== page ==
Road Safety News
 

Manchester set for wide-area 20mph zone

Thursday 14th August 2014

A third of roads in Manchester will become part of a 20mph zone covering more than 1,100 streets and 111 miles, as of Monday 18 August.

According to a news report in the Manchester Evening News (MEN), the 20mph zone could eventually be extended to all residential streets.

The new zones are being introduced under traffic regulation orders in a bid to improve safety, encourage more children to walk to school, make streets more pleasant to live on and cut air pollution.

The MEN says the two-year project has been paid for with £500,000 of public health funding, some of which will be used to raise awareness of road safety and encourage more people to walk or cycle.

The MEN also says that, according to a survey of residents, “nearly 80% of people think 20mph speed limits should be the norm around schools, in residential streets and in village, town and city centres”.

Councillor Luthfur Rahman, who is leading on the project, said: “This is something that has been driven by residents of Manchester. They have asked for this and we have followed it up. There’s been a lot of interest and support from communities.

“There are three main pilot areas and eventually we would like all residential streets in the city 20mph, subject to funding.”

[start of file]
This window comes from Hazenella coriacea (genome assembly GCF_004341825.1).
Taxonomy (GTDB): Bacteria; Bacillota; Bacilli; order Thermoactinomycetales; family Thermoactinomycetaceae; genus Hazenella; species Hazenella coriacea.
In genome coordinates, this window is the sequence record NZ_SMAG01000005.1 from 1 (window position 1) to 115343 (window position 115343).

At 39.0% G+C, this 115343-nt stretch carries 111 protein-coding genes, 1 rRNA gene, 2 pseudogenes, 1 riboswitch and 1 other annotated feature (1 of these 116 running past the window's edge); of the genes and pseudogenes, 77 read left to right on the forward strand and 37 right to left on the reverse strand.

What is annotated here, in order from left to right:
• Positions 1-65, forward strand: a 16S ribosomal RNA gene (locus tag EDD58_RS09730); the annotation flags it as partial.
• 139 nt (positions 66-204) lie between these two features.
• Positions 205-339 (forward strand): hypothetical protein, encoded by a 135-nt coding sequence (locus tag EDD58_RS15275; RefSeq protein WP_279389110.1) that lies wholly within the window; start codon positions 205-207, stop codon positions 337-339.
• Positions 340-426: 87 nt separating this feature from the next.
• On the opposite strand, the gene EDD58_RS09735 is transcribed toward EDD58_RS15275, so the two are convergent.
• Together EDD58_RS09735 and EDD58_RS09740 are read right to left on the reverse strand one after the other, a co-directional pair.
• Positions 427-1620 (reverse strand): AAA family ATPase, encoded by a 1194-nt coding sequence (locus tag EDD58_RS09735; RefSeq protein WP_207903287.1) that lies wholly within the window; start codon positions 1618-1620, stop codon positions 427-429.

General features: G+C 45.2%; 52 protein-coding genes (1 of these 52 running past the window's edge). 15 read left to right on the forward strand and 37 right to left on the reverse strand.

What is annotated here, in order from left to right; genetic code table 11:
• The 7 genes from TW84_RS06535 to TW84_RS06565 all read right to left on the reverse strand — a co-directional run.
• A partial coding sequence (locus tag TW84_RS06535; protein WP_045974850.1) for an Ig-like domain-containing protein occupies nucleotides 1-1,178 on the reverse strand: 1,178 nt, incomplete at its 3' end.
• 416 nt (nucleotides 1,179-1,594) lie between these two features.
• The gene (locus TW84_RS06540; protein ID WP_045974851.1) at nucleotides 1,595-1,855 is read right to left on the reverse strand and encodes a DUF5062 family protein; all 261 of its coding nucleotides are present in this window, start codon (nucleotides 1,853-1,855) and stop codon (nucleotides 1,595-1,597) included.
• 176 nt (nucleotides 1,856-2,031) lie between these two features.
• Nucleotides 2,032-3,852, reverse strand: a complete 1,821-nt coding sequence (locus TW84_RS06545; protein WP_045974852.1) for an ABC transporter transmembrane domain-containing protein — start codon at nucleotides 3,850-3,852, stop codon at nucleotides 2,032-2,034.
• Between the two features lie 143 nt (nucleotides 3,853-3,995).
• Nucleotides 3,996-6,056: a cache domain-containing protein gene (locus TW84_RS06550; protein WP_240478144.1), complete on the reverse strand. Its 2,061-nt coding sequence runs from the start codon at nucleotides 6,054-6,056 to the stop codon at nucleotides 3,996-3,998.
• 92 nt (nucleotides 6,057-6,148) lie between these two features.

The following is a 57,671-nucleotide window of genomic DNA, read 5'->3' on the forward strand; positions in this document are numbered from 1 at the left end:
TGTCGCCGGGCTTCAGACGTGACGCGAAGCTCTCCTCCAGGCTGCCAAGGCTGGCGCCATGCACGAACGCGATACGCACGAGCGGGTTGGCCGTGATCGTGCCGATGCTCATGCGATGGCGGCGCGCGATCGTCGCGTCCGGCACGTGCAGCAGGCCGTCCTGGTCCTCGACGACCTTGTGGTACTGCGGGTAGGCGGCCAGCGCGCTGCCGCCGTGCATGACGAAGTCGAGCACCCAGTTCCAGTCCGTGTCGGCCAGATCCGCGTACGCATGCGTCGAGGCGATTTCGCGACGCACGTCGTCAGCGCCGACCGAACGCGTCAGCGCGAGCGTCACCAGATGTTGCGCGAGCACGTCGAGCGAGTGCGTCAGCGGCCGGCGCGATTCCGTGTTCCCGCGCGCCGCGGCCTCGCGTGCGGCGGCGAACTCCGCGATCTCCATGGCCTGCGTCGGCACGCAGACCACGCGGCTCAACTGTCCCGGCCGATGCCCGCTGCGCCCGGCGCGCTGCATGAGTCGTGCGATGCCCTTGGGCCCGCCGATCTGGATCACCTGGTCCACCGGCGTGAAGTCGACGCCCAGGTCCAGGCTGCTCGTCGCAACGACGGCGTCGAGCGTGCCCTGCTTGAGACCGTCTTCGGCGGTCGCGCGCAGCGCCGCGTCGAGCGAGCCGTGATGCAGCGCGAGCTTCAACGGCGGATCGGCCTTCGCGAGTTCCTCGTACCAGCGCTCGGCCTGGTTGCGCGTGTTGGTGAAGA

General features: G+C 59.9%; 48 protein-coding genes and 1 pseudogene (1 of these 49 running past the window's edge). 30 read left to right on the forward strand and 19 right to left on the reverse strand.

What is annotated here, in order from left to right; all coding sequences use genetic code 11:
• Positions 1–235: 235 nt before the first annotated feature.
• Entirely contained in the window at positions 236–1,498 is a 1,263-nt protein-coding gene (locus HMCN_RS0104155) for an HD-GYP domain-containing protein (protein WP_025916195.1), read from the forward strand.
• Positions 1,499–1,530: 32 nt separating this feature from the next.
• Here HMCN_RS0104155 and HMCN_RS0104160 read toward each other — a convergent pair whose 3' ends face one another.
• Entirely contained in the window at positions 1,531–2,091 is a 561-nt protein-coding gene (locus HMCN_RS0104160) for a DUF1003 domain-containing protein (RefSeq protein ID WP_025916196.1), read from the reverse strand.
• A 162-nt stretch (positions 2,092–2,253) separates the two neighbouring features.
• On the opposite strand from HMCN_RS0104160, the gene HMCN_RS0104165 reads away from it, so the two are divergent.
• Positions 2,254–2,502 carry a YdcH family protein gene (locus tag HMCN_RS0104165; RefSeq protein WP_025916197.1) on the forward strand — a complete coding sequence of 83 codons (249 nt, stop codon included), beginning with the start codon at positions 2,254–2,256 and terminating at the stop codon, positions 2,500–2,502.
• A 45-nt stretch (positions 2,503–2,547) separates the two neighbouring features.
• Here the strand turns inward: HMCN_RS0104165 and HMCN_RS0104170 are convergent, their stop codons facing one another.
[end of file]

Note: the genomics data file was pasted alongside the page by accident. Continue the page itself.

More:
Rod King MBE, founder of 20’s Plenty for Us, said: “What is significant from a road safety perspective is the way that the new responsibility for public health is creating a far wider vision of how our streets can effect liveability, active travel and public well-being.

“Effective policies can in turn reduce the external costs of injuries, pollution, noise, and poor health.

“The more recent adoptions of ‘default 20, targeted 30’ limits have all recognised this public health aspect and none more so than Manchester where public health is funding these implementations.”

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It's not just the speed, though I believe that the more the speed the greater the damage and/or injury. It is also the distance between vehicles as well. Without drivers playing it safe and giving greater space and viewing and braking distance we will still have tailgating. Maybe even more with the slower speed. In other words, you correct one fault only to replace it with another. Albeit unknowingly.

Also at junctions, even with a residential or town centre street being restricted to 20mph, a driver will still accelerate to emerge into a normal speed limit street and into the path of whatever may be approaching. Maybe even more so due to frustration. Maybe the location of accidents will change due to persons avoiding such areas, thus creating more traffic and thus more accidents ouside of these selected areas. In my view '20 is not enough'.
bob craven Lancs

Agree (11) | Disagree (14)
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